Eyes On The Prize

Two worlds exist in the universe of professional baseball. In one, known as the “Dream World,” within your first year of professional baseball, you get called up to the Major Leagues. In this world, Nuke LaLoosh’s absurd jump would be the norm. If you recall in the movie Bull Durham, Nook LaLoosh starts his career in single-A and by the end of the movie, after about 5 or 6 good outings, he is called up to “The Show.” Not even the quickest journeys through the minors go that fast. Maybe a handful in history. But if you walk 15 in one game, you sure as heck aren’t going to be in the Majors that same year. Anyway, the other world is known as the “Real World.” In this world, hard work, determination, talent, and luck are the ingredients for a path to success.
It’s hard to truly put into words the long road from the draft to the Majors, but I’ll try. Think of it like this. The company of your dreams just hired you. You’ve worked your butt off in college to eventually become a CEO of a major company. The day they hire you is the best day of your life. Or at least one of them. As you start work, you realize you’ve got to start over now. You still have those aspirations of becoming the CEO, but sitting in your cubicle you realize everybody else around you is thinking the same way. Well, a baseball career can be very similar to sitting in a cubicle. With a window view every day, of course. The idea, though, is to not peek over the makeshift office walls to see what everybody else is doing. Once you do that, and start trying to figure out what your teammates are doing, you get into trouble. The focus needs to stay on what you can do to improve every day and what you need to do to reach your ultimate goal.

The magic number is….well, actually….there isn’t one…There is no set timetable of how long it takes to make the Majors. There ARE 6 different minor league levels, though. Rookie-A. Short-Season A. Low-A. High-A. AA. AAA. You don’t have to play on every team, but that’s the general path. Many players skip levels. But, many have to succeed one level at a time. So far, in my first full season, I am at the Low-A level. The problem here isn’t where I am. I’m very happy about that. The problem is not to allow the when to creep into my mind. The only thing I can control is the how. How well do I pitch? How well do I meet my own and the organization’s expectations? How well do I go about my business? How well do I attack the strike zone and locate my fastball? How well do I field my position? These are all examples of things I can control. What I can’t control is the when. You can’t sit there every day wondering when they will move you up or down through the system. It’s out of your control. But by executing the how correctly, you can undoubtedly make a difference in the when. That’s what I am trying to do everyday. Get better every day. I have had my fair share of struggles on and off the field early this season. But it is a long season. By fixing those mistakes, by September it should all pan out into an overall successful year.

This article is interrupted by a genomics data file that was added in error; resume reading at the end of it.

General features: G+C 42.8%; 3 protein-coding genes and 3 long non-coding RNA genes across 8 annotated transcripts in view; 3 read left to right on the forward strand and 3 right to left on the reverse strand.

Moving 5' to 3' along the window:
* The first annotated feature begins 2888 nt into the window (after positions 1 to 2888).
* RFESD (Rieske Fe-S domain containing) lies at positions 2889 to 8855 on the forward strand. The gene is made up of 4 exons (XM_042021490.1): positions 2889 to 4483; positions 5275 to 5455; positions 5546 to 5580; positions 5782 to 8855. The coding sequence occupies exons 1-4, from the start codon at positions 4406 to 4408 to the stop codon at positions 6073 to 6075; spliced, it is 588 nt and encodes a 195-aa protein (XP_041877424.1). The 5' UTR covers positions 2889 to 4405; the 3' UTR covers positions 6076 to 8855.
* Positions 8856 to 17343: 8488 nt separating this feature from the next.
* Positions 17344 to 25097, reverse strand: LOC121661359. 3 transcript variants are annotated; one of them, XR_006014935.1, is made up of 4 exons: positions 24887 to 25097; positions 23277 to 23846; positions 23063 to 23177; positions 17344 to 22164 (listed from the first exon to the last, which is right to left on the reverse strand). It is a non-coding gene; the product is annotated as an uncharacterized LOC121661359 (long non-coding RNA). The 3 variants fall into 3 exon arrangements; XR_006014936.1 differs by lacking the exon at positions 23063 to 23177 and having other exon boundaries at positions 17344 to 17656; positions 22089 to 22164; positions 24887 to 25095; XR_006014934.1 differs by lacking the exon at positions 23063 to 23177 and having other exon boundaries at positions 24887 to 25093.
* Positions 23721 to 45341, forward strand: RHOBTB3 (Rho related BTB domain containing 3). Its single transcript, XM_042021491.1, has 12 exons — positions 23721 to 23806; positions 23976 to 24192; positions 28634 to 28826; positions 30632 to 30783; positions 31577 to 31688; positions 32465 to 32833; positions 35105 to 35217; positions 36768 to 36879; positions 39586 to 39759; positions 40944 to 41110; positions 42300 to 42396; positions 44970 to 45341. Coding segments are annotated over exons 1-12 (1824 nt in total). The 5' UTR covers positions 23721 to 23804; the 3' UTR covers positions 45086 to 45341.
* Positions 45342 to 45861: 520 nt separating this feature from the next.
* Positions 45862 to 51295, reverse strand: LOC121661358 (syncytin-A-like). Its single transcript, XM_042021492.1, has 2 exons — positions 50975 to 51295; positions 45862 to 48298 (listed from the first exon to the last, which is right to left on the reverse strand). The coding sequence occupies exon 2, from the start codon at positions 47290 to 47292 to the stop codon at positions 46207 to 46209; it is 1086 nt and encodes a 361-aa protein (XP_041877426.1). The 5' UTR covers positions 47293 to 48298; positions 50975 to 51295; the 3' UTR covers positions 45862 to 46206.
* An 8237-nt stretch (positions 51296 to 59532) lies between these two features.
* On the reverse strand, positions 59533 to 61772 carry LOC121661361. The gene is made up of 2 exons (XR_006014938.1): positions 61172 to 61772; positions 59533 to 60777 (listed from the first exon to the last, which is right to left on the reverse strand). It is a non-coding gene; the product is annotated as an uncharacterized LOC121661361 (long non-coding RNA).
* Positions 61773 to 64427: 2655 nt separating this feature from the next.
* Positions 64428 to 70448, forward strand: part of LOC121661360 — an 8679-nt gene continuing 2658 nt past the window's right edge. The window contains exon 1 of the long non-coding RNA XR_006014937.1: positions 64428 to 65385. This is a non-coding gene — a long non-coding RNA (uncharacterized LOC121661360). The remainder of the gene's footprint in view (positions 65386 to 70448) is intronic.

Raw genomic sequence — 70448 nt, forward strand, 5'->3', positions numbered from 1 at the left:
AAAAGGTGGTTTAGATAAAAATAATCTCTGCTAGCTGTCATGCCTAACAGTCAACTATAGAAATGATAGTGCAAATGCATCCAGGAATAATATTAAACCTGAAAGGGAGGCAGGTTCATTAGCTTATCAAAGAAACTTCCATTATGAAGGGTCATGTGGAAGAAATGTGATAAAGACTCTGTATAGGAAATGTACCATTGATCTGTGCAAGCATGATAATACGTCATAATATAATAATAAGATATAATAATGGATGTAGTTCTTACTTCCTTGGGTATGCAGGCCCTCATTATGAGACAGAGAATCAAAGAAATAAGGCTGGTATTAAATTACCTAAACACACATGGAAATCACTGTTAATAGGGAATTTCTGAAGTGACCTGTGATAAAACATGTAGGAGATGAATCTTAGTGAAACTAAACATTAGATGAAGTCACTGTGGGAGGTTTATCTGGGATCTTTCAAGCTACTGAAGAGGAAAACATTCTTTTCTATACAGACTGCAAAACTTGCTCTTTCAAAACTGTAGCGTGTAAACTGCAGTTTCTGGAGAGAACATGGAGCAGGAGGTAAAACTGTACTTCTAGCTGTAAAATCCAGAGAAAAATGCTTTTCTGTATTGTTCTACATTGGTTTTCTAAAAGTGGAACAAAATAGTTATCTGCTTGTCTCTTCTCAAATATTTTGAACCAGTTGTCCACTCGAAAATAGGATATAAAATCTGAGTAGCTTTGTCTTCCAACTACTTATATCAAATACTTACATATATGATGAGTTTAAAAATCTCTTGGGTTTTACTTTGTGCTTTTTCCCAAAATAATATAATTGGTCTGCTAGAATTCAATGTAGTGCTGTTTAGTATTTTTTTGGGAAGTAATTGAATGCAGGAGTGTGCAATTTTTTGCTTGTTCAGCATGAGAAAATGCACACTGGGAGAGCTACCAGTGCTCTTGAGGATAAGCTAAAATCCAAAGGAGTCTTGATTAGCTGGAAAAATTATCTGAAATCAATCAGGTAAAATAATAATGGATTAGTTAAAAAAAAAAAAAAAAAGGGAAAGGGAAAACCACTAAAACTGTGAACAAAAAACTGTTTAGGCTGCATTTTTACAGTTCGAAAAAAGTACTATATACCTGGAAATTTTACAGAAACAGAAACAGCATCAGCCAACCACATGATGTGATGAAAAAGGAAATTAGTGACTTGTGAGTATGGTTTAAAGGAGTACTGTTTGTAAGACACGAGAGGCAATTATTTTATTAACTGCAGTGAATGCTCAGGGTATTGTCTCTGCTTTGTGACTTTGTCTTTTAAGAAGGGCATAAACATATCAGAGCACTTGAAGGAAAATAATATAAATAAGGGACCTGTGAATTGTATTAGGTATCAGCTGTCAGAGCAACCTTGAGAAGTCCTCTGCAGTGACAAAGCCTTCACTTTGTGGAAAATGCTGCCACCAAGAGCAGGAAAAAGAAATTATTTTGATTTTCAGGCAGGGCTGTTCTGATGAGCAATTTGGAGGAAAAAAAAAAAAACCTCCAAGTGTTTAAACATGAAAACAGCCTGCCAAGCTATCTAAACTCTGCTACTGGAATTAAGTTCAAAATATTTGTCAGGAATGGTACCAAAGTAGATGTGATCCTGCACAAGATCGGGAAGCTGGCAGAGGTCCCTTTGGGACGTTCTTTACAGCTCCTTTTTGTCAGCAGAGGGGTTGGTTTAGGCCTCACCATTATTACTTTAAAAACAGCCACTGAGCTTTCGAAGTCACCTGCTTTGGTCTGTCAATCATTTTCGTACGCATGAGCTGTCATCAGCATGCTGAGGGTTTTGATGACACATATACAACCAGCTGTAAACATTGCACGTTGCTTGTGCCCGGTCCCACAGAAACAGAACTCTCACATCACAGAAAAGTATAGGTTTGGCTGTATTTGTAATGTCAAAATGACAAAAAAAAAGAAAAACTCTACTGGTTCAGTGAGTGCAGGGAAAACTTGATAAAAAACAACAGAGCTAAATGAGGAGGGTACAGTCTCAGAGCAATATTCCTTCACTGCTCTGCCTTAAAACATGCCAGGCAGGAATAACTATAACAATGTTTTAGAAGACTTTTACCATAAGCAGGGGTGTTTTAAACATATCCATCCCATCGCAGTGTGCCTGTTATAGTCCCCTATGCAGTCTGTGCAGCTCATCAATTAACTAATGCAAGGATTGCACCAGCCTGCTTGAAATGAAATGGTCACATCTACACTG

I may be playing 15 minutes west of Cleveland, but I am more like years away from Jacobs Field. I drive by it every day on my way to the field and it reminds me where I am trying to go and that I need to stay focused or all I’ll ever remember is driving by it rather than playing in it. While keeping my eyes on that prize, I still need to stay focused every day. Today is the most important day of my career and it needs to be approached that way. By doing what I need to do to be successful today, tomorrow should take care of itself. A little something I learned in college.


Mike, I am very proud of you and how you are handling this first year of many that you will have in professional baseball. I have always felt the way you are talking about in this blog, that one does what one does the best and don’t worry about the others. I also try not to worry about things I can’t control which is what you alluded to when you mentioned how long it takes to get to the “Big Show”

Uncle D

Mike, congratulations on everything you have accomplished. You are representing Marietta College well and it looks like those journalist classes and editing classes we took are paying off because that was well written. You have something to be very proud of in how far you have come and where you will be in a short time with your baseball career, but you have more to be proud of in the individual you have become. You are an excellent person! When you are pitching at the Jake one of these days in the near future, I will be proud to say that I played with you. However, that is not the only thing I will remember and not the most important thing either. It is what you did for me after you were drafted. I will never forget that. Good luck!! Make us Tribe fans and Marietta fans proud brotha!

I used to live near the DelMarva Shorebirds. In fact, I was a season ticket holder. Good Luck with everything. I’ve always wanted to write a book about life in the minors. I think a lot of people would be/are interested in knowing what happens on the Road to the Show. Well, I know I’ll be back to this blog often.





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